Neelan Tiruchelvam and Sri Lanka’s democratic development



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by Lynn Ockersz


 


More than 60 years into political independence, Sri Lanka continues with its tortuous search for the ideal constitution and now, perhaps more than ever before, the incisive constitutional and legal acumen of the Late Neelan Tiruchelvam would have proved most valuable. The point to be pondered is whether the leadership of the major political parties of this country, is turning back the hands of time by now seemingly favouring an Executive Premiership over the Executive Presidency.


This mooting of an Executive Premiership is proof that the local political community is yet to make up its mind about the way it wants to govern itself. We are also reminded by this constitutional cul-de-sac that ad-hocism, rather than a consistent constitutional vision, has been driving Lankan efforts at building a stable, democratic polity.


However, it is the forging of a national identity with which the totality of our communities could identify, which is the most pressing issue before our polity today and the fact that this question is being allowed to be eclipsed by a reversion to the debate on forms of governance, is clear evidence that the most prominent of our political players are allowing personal ambition and opportunism to take precedence over the country’s medium to long term interests. Needless to say, this fatal tendency to sidestep the political questions of the greatest magnitude would prolong Sri Lanka’s agonized cogitation over what the future holds for it.


Neelan’s constitutional labours were centred on democratic development. In fact, ethnic peace and democratic development are inseparable. It is to the degree to which a country adheres to the principle of fair play and justice towards its ethnic communities that it could be said to be evolving in the direction of a full-fledged, mature democracy. If the political leadership desires an end to communalism and the now decades-long discourse on separate ethnic identities and their disparate needs, there is no better way to ensure this than through a true democratization of the local polity which would being about justice and fair play for all. A chief means to this is the installation of a fully participatory decision-making process from the grass roots upwards; that is, power devolution in the truest sense.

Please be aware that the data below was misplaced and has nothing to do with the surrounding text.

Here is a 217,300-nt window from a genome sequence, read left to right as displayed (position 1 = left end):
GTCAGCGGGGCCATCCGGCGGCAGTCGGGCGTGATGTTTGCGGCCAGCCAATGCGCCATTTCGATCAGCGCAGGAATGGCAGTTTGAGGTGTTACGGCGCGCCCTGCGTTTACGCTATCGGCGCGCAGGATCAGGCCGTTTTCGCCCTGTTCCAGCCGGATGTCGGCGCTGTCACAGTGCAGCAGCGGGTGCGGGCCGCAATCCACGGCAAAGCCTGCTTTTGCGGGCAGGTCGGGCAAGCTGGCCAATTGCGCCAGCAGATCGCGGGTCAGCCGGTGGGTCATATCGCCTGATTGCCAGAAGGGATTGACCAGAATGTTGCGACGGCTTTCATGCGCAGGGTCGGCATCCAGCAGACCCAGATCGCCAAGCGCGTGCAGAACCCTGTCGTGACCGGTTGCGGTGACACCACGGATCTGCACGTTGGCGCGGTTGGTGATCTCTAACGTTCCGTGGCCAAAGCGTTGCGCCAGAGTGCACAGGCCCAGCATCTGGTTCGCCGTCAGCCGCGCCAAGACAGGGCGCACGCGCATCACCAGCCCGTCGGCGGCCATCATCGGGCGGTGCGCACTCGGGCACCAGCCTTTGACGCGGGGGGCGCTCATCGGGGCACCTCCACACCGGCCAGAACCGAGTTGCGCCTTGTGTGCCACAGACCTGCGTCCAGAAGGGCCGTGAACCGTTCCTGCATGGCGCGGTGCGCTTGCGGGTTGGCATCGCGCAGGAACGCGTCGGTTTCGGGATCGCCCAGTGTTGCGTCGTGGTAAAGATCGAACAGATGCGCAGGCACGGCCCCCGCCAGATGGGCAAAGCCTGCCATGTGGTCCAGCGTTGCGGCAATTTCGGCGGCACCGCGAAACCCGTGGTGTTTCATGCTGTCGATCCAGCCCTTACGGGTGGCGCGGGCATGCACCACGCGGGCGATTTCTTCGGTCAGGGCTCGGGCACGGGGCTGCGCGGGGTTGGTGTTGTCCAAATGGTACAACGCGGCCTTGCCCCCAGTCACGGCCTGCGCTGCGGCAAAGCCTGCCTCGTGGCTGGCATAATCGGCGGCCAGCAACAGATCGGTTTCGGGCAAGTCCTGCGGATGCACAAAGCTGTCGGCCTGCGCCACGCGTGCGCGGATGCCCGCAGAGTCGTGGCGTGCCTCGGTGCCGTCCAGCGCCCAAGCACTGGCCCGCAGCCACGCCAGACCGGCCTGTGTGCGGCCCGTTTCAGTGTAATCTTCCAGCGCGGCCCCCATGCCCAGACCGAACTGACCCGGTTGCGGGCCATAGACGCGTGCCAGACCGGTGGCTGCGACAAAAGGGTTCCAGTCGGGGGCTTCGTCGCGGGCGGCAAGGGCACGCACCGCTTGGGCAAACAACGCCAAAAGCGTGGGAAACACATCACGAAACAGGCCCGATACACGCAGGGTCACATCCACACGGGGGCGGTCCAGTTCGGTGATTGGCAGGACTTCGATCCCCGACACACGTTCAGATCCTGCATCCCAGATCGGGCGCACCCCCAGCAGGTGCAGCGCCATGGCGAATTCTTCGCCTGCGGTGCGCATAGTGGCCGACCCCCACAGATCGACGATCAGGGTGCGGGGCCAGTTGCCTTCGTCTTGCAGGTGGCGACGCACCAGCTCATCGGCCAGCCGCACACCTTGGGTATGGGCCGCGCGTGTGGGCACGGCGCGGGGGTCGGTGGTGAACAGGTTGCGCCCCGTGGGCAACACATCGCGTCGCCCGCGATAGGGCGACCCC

Since Neelan’s constitutional acumen was channeled to these ends, he is sorely missed today. One wishes he were here to guide our frequently myopic political community with his razor-edge intellect and consistently genial and inspiring self.


No doubt, cowardly terror claimed Neelan’s life and it goes without saying that a military initiative is needed on the part of the state to put down the menace. This task has now been achieved, but Sri Lanka needs to get down to the next phase in the peace-building programme, which is the evolution of a political solution to our ethnic conflict. This latter area of endeavour was Neelan’s forte and it is not at all too late to avail of the voluminous work that he put in to help in achieving a political solution. His constitutional thinking is available in abundance at the International Centre for Ethnic Studies (ICES) and the Law and Society Trust, which institutions Neelan helped establish to resolve this country’s ethnic conflict and connected issues, and which are true repositories of his thinking and constitutional wisdom and we hope these ample resource bases would be fully utilized by our polity.


Local opinion needs to understand right away that ‘development’, narrowly understood as infrastructure development and the provision of physical amenities for the people even on a countrywide scale, is no solution to the ethnic conflict. Material sustenance is, no doubt, important, but resolving the conflict calls for a different order of measures and this takes the form of a restructuring of the state to enable all sections of the people to have a decisive influence over the fashioning of public policy. All such restructuring of governing mechanisms is, of course, possible, within a united and undivided Sri Lanka.


It is towards this end that Sri Lanka’s constitutional energies need to be canalized now and there is no better way to remind ourselves about the importance of this undertaking than by keeping Neelan’s memory vibrantly alive. The Neelan Tiruchelvam Lecture Series sustained year in and year out by the Neelan Tiruchelvam Trust and the ICES amply serves this purpose and it is in the fitness of things that this year’s lecture to mark Neelan’s 11th death anniversary will be delivered by outstanding Indian historian Prof. Romila Thapar. Her lecture titled ‘Of histories and Identities’ will be delivered at the Sri Lanka Foundation Institute, Colombo, on August1 at six p.m.


Peace makers are the crying need and not demagogues who are intent in raising communal passions. Neelan proved that he was not only a peace maker but a man of peace who was prepared to pay the supreme price for his convictions. He indeed laid down his life for his fellow Lankans. May his example inspire the Lankan polity into working self-sacrificially for a just peace.


 


 


 
 
 
 
 
 
 
 
 
 
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